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public thanks given him for his majesty's deliverence out of the hands of E-Goury.
In the fourth act, we behold Perdita verging on the bloom of womanhood, the reputed daughter of an old shepherd, and beloved by Florizel, the son of Polixenes, King of Bohemia. In no part of his writings is Shakspeare more himself than in this exquisite portrait, which is shadowed forth in a few expressive words by the king:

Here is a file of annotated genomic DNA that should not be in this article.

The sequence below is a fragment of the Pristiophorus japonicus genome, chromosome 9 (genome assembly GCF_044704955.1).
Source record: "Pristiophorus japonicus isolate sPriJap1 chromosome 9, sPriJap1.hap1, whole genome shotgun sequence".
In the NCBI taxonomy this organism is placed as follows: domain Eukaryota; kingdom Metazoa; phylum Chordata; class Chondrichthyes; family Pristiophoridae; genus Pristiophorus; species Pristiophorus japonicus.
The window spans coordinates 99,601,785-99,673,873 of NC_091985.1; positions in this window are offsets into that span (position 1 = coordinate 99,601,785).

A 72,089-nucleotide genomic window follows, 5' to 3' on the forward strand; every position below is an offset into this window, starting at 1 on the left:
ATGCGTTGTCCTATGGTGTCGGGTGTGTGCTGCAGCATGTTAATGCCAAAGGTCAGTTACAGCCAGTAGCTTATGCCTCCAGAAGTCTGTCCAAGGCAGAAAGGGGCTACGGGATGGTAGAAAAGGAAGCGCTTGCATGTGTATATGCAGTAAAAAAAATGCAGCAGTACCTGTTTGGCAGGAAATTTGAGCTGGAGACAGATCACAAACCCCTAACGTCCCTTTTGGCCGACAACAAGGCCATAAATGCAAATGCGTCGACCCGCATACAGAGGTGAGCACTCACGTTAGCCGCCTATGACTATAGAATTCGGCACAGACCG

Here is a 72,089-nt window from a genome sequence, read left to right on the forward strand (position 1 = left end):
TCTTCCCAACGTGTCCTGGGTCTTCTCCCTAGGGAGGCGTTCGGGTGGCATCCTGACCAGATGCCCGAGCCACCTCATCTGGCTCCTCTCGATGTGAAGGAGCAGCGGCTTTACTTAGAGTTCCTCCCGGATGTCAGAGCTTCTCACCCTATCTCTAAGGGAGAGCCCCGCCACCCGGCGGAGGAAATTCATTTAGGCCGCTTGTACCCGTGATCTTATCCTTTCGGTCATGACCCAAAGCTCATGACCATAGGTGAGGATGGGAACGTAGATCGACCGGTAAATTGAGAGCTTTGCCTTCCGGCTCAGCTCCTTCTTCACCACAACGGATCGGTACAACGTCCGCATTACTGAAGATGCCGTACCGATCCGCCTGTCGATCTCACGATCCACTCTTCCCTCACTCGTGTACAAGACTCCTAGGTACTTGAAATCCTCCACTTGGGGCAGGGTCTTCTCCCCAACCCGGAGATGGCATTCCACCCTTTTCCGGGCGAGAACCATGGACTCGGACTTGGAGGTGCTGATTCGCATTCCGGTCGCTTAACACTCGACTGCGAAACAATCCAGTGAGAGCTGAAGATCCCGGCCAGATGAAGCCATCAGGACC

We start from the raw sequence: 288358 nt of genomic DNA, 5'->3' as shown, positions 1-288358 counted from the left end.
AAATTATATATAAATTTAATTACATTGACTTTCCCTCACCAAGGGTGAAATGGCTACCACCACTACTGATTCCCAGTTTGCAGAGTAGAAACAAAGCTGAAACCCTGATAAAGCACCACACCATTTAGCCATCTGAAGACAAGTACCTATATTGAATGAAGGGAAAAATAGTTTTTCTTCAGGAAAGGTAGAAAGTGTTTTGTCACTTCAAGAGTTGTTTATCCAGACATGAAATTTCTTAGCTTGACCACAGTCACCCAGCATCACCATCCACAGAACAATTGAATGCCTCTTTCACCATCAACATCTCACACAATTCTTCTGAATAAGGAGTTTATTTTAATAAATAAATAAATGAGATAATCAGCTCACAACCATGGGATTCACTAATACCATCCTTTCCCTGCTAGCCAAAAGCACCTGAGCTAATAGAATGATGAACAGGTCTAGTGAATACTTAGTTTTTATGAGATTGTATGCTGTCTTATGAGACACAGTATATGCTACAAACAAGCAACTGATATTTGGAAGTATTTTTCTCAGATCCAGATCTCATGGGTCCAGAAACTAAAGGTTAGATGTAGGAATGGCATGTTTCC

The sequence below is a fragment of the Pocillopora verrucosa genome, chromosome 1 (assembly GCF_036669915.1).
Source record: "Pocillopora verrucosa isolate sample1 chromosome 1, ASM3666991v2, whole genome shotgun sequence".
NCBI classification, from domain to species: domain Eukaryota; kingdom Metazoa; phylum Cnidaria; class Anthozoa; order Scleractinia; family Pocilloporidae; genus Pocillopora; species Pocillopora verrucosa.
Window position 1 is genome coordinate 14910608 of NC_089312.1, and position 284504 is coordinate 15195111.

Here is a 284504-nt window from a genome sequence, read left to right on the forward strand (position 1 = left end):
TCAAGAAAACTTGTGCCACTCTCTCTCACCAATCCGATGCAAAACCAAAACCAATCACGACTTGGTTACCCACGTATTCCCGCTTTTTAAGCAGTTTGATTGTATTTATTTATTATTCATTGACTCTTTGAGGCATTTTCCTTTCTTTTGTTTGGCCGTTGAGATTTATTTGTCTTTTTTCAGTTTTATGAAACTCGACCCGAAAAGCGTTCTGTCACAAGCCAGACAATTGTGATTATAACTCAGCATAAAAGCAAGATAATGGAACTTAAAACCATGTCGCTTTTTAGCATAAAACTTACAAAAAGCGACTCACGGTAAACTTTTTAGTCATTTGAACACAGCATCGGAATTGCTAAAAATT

"This is the prettiest low-born lass that ever
Ran on the green sward; nothing she does or seeins,
Too noble for this place."
Here we are presented with scenes that carry us back to the golden visions of our youth-annihilating the intervening space of care, disappointment, and sorrow-from what we are, to what we were. The witchery of this divine poet is never more powerfully felt, than in these delightful retrospections. Strip life of its romance, and 'tis a dreary void-cold and passionless; for, to youth, 'tis a summer's dream,-to age, a winter night's pastime.